February 3, 2016

Direct Primary Care: A Consideration for Rural Health

By Janelle Ali-Dinar, PhD

Is it possible that the until-now-unheard-of notion of simplicity has been introduced within the healthcare industry? If so, something accompanying it might be the movement of DPC, or direct primary care, through which unlimited primary care drives down overall costs while improving patient outcomes and experiences.

Hailed by Time as “one of the most intriguing experiments in the medical industry,” the notion is based on an analysis conducted by Qliance Medical Management. In the analysis, two years’ worth of healthcare claims data on thousands of patients, contrary to the prevailing view, revealed that the increasingly popular “direct primary care” model, with its emphasis on unrestricted access to primary care, would make healthcare 20 percent less expensive than traditional health insurance, yet leave patients feeling more satisfied with their care.

Legal under the Patient Protection and Affordable Care Act (which identifies DPC as an acceptable option of patient treatment), DPC’s breadth and depth includes 40-plus states currently practicing DPC; more than a dozen states that have gone so far as to pass and incorporate additional legislation for broader DPC usage, including DPC hybrid models/pilot programs for Medicare Advantage, Medicaid coverage and state employees; and 400-plus DPC groups, 1,300-plus physicians, and 2 percent of the 68,000 members of the Academy of Family Physicians/AAFP practice DPC. Additionally, DPC is gaining prominence at C-Suite healthcare strategy roundtables across the nation, in physician AAFP chapter meetings, and during discussions within PC-independent and group physicians frustrated by the demands of healthcare bureaucracy. Additionally, there has been recent media coverage, including an NPR story (Would Paying Your Doctor Cash Up Front Get you Better Care), pointing toward positive research support findings by the Heritage Foundation on outcomes, costs, and third-party paperwork.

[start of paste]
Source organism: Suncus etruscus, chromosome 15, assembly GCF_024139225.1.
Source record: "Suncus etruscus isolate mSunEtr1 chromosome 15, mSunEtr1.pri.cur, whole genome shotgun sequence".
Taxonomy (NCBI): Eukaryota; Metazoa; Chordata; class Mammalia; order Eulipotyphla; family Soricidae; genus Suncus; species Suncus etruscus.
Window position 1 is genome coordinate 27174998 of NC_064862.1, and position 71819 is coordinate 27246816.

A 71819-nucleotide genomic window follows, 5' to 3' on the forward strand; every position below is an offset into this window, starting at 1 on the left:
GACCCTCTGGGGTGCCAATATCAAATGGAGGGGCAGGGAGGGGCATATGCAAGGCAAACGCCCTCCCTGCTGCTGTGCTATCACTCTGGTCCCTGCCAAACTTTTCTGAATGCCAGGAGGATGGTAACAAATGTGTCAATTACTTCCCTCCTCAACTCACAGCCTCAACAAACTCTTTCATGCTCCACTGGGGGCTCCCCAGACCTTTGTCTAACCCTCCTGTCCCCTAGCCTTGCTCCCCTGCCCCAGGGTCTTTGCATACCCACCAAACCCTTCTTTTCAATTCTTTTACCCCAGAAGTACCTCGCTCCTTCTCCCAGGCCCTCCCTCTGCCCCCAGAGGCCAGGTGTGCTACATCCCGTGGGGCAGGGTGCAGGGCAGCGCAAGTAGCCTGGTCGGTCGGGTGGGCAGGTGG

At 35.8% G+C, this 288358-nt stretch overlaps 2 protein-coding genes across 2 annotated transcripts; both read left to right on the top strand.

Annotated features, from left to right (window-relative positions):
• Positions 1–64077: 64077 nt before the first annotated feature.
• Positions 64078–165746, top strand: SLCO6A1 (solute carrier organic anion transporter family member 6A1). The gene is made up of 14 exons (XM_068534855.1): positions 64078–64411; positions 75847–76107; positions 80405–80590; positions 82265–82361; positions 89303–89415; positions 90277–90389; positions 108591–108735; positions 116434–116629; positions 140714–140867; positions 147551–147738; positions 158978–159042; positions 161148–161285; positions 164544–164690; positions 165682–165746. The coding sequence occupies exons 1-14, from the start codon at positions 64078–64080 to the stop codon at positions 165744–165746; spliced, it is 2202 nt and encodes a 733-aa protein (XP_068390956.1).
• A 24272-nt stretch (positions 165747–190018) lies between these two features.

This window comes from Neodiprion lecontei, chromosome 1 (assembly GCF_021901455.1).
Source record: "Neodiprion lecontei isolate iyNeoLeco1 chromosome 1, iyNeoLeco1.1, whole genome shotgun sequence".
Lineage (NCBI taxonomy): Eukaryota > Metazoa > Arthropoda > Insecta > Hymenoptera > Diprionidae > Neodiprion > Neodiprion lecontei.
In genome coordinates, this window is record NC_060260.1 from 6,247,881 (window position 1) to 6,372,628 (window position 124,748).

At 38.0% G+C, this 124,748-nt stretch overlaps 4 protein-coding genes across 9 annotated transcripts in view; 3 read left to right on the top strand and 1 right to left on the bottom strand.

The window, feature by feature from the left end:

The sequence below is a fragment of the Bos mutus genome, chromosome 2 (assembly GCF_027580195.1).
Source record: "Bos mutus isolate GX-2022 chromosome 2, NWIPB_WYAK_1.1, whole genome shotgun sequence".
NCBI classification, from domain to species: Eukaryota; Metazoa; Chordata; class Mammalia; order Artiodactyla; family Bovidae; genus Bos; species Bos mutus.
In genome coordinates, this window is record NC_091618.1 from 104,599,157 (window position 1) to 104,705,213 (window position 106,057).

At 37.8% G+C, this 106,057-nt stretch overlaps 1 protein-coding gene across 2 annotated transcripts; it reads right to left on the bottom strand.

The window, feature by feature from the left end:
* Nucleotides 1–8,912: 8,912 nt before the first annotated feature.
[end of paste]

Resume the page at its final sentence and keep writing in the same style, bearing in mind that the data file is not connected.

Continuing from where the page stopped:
While modeled after concierge medicine, which was once construed as “medicine for the elite,” DPC is far more cost-effective, and has evolved into personalized care for the masses. To be clear, it is neither a benefit nor insurance, but rather an agreement directly between the physician and patient. Contingent upon physician and location, patients typically pay a fee of $50-125 per month for comprehensive primacy care services – including lab tests, basic medication, 24/7 access and follow-up visits – in person, or via phone, email, tele-health, or virtual portal. It doesn’t cover specialists or emergencies, and patients still need a high deductible health plan/wraparound catastrophic policy, but the combined cost of the monthly flat fee and the plan is often cheaper than traditional insurance purchased within the marketplace.    

Simply put, according to its proponents DPC delivers the “right kind of care” in the “right place” at the “right time.” How? DPC: